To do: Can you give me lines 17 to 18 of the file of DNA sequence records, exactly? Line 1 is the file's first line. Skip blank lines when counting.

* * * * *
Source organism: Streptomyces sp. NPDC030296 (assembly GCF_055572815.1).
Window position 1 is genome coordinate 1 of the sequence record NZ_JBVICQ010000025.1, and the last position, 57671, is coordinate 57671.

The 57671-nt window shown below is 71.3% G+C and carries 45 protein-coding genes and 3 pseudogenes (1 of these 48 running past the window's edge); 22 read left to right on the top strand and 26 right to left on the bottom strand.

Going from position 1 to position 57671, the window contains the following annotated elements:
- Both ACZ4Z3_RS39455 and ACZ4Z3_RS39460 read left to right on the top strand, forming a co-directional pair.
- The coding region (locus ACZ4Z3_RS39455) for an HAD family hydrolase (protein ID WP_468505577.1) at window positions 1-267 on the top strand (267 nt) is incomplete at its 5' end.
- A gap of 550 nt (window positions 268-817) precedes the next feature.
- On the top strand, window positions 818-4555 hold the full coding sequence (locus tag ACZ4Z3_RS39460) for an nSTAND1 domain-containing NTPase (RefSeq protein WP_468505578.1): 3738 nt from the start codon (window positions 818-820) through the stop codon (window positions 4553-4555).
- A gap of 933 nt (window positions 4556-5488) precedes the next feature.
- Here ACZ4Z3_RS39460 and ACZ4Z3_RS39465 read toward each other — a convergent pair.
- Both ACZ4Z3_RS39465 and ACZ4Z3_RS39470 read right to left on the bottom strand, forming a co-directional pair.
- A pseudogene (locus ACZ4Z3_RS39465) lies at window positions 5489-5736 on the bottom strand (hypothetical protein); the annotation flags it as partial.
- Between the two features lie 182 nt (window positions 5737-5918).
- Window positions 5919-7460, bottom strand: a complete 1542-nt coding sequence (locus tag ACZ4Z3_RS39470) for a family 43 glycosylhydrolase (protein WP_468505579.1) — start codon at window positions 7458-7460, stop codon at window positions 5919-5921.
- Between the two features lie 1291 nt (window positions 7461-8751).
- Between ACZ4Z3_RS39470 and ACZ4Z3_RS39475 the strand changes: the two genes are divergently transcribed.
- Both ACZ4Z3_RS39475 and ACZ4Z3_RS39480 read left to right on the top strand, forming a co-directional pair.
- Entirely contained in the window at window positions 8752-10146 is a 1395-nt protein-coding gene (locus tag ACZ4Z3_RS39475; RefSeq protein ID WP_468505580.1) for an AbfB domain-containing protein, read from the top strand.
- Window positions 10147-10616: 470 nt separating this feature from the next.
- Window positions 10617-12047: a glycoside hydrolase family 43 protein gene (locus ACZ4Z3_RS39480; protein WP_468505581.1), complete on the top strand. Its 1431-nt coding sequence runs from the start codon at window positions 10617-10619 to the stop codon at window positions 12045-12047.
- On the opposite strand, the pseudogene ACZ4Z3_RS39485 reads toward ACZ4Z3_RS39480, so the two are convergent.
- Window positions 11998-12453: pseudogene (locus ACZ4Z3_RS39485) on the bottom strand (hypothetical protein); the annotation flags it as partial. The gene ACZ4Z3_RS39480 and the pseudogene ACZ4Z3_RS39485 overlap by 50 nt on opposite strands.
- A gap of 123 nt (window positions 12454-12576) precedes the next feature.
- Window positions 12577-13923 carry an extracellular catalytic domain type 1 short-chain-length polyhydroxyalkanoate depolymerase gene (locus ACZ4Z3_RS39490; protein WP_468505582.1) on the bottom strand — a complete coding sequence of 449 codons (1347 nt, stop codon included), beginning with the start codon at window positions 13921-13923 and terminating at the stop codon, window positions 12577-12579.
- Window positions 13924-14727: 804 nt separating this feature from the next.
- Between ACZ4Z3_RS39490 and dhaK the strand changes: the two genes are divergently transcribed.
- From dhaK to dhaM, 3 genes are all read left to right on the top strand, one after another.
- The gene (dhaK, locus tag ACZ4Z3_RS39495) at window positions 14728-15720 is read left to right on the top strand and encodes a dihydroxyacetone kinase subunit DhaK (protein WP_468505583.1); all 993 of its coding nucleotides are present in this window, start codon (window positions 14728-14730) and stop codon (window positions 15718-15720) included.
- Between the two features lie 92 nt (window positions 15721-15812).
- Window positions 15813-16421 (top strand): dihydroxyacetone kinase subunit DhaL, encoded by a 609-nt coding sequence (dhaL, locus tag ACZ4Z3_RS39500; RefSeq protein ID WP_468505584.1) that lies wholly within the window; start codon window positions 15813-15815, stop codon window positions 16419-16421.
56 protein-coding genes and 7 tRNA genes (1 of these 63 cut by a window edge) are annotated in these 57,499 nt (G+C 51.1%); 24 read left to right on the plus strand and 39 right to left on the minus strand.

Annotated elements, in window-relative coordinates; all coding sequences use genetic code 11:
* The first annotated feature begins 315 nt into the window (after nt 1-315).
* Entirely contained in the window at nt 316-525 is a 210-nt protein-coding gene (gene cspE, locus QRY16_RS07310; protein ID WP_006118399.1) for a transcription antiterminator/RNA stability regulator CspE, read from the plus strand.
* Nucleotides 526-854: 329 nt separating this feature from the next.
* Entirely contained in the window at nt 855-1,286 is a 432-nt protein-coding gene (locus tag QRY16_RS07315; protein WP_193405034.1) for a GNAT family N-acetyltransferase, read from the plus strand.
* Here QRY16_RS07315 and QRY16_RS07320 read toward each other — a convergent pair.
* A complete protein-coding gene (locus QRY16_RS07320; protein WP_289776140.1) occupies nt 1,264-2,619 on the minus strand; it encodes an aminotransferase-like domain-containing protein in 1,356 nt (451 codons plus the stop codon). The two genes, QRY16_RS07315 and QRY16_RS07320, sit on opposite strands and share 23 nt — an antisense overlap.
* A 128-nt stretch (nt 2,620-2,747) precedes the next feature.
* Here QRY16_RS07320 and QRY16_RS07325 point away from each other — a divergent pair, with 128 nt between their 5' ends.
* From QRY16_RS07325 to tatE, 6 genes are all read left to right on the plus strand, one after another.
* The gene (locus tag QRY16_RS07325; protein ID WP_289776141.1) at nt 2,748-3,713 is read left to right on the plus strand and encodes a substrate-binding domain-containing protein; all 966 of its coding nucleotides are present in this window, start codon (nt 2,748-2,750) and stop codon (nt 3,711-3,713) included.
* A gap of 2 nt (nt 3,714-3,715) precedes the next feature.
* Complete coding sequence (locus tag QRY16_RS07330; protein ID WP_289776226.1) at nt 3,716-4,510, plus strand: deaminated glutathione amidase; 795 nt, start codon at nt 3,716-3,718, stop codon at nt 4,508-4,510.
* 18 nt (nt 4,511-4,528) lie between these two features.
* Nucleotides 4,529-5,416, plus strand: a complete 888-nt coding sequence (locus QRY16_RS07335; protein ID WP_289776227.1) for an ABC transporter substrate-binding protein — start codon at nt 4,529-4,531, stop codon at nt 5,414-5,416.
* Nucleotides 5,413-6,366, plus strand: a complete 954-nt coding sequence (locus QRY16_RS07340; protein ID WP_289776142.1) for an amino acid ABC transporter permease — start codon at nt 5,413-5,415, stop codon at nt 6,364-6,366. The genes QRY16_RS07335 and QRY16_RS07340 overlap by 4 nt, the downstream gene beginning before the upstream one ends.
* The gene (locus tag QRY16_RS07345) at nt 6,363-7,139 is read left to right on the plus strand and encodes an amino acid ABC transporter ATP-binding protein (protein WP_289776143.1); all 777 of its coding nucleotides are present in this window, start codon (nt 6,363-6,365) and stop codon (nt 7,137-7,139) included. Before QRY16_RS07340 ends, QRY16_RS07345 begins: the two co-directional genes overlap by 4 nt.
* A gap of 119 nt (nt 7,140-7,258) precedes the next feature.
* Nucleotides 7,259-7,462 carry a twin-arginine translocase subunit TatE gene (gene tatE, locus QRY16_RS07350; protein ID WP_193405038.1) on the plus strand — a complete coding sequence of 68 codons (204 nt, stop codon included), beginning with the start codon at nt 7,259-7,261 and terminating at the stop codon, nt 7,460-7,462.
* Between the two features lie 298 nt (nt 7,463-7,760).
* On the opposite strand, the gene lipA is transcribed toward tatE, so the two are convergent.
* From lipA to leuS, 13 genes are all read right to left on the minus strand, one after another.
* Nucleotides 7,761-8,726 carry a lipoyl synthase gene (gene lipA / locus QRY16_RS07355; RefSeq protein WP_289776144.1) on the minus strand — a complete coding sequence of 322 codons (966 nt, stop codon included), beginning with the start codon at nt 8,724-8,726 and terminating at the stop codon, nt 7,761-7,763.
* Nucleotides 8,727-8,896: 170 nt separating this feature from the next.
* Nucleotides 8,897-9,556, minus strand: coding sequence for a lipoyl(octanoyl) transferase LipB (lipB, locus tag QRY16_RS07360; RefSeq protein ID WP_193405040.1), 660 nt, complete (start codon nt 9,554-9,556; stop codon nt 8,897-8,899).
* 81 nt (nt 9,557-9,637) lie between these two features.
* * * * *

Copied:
- Both ACZ4Z3_RS39475 and ACZ4Z3_RS39480 read left to right on the top strand, forming a co-directional pair.
- Entirely contained in the window at window positions 8752-10146 is a 1395-nt protein-coding gene (locus tag ACZ4Z3_RS39475; RefSeq protein ID WP_468505580.1) for an AbfB domain-containing protein, read from the top strand.